DNS Host Records Print

  • 0

DNS records translate meaningful domain names into IP addresses used to identify the actual location of devices on the Internet. These host records can be used to direct your domain name to your web server's IP address (via A or AAAA records) or specify which servers handle email delivery for your domain (via MX records) for example. See below for a full list of supported record types:

A (Address) Record

An A record tells a DNS server what specific IP address to map for a host name. It is the most common type of DNS record. An A record is typically used to direct your domain name, for example www.yourname.com, to a web server.

Example A record format:
AAAA (IPv6 Address) Record

An AAAA (or "quad-A") record is similar to an A record, except that it maps a hostname to an IPv6 address. An A record specifies an IPv4 address, which is currently the dominant Internet Protocol version. In 1998 the IETF designated IPv6 as the successor to version 4 mainly for its much larger amount of available addresses, which provides flexibility in allocated addresses and routing traffic and prevents address exhaustion as more and more hosts are connecting to the Internet and available IPv4 addresses are running out.

IPv6 addresses are normally written as eight groups of four hexadecimal digits, where each group is separated by a colon.

Example IPv6 format: 2001:0db8:85a3:0000:0000:8a2e:0370:7334

To shorted the writing and presentation of addresses, several simplifications to the notation are permitted.

Any leading zeros in a group may be omitted; thus, the example becomes: 2001:db8:85a3:0:0:8a2e:370:7334

One or any number of consecutive groups of 0 value may be replaced with two colons (::): 2001:db8:85a3::8a2e:370:7334

Optional section

This substitution with double-colon may be performed only once in an address, because multiple occurrences would lead to ambiguity. For example, the illegal address notation 2001::FFD3::57ab, could represent any of the following:




Using the double-colon reduction the localhost (loopback) address, fully written as 0000:0000:0000:0000:0000:0000:0000:0001, may be reduced to ::1 and the undetermined IPv6 address (zero value), i.e., all bits are zero, is simply ::.

For example, the addresses below are all valid and equivalent:







CNAME (Alias) Record

A CNAME (or Cononical Name) record tells DNS that this hostname is an alias of another domain name. This hostname then ends up resolving to the same IP address as the target domain name.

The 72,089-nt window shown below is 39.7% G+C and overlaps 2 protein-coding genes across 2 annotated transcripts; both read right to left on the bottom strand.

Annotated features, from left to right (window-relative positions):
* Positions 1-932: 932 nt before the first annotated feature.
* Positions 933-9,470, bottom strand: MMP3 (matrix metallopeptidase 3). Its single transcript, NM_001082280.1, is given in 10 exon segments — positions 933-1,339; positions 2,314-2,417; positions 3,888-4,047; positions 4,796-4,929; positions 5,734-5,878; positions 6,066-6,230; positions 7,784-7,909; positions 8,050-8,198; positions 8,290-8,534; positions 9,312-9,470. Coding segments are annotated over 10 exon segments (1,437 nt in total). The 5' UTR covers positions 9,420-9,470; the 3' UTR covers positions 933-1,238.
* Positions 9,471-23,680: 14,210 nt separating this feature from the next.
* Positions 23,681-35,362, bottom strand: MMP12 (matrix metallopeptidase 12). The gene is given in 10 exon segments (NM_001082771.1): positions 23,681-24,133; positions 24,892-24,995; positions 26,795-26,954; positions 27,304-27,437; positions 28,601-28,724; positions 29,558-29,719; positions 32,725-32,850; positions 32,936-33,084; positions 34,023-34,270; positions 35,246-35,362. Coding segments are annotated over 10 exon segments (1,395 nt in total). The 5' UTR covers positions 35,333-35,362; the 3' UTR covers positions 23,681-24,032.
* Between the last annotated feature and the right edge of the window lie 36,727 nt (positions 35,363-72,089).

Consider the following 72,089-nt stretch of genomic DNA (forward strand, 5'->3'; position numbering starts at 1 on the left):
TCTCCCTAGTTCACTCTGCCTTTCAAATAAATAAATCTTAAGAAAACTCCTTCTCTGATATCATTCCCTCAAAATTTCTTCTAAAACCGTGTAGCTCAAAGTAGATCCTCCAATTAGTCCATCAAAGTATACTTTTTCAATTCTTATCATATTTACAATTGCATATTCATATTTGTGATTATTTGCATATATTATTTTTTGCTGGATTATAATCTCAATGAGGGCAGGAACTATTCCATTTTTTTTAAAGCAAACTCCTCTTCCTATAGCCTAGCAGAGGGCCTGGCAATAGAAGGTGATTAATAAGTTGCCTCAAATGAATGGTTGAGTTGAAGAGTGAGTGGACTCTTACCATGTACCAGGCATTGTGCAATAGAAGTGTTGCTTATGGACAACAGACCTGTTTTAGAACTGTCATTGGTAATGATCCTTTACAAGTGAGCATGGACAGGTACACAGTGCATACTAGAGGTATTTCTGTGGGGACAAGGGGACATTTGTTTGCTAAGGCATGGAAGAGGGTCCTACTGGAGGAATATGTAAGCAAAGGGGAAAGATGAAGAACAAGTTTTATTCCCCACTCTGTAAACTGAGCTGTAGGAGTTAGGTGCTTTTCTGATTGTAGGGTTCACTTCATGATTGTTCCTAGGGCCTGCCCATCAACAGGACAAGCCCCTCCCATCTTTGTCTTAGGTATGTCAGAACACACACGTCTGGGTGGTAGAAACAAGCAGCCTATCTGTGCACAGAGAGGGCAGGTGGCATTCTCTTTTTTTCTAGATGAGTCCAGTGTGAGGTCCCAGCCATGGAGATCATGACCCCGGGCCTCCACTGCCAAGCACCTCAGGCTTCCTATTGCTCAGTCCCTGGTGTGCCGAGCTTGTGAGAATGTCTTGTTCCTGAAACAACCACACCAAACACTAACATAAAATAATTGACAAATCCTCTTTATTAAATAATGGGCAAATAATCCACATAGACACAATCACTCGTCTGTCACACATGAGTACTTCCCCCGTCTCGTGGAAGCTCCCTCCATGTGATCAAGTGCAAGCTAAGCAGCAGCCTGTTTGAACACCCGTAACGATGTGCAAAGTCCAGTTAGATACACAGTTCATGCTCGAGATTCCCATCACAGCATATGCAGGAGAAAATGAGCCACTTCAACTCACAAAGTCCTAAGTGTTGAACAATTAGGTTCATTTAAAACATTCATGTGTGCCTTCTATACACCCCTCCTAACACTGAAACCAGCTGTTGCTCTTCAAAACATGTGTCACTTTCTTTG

This helps if you manage multiple hostnames on the same or even different domain names that will allways point to the same IP address. If you specify all of these hostnames as CNAME records that point to one host with an A record, then if you need to update that IP address the master A record is all that needs to be updated, and all hostnames referring to it via a CNAME will automatically resolve to the new address.


A CNAME must have no other records of other types (MX, A, etc). This is very important especially with the @ record. If you specify a CNAME record type for the @ hostname, then email will not route properly for this domain name.
CNAME records that point to other CNAME records should be avoided. It is possible to create infinite loops and other error conditions.
Other DNS record types that point to other names, such as NS, MX, PTR, and SRV should never point to a CNAME.

Example CNAME record format: www CNAME www.myothername.com
URL Redirect record

URL Redirect is not a native DNS record type. Specifying URL Redirect for a hostname creates an underlying A record that directs the name to our URL Forwarding servers. These servers then perform an HTTP 301 redirect to the URL you specify in the address field. You can specify only the domain name to go to, or a full path to a specific file.

Example URL Redirect record formats:

www URL Redirect http://www.someotherdomainname.com/

blog URL Redirect http://weblogs.asp.net/pwilson/

Note that after redirecting, the target URL will show in the browser's URL text box.

If a user specifies a path or filename after the domain name when requesting a host that is URL Redirected, that path information is intelligently appended to the destination URL. In the example above, if a user had entered "www.myname.com/someotherpage.html" in a browser, this would redirect to "http://www.someotherdomainname.com/someotherpage.html".

TXT records were originally intended for human-readable text in a DNS record. This record type is now used as machine-readable data for several services, such as Opportunistic encryption, Sender Policy Framework (SPF), DomainKeys Identified Email (DKIM), DNS-SD, etc.

Our system will accept any text in the address field of a TXT record. If you are setting up a data string intended for use with a specific service, such as SPF, you should use a utility to generate a string for you so there are no errors (for example www.openspf.org has an SPF builder tool).

Was this answer helpful?

« Back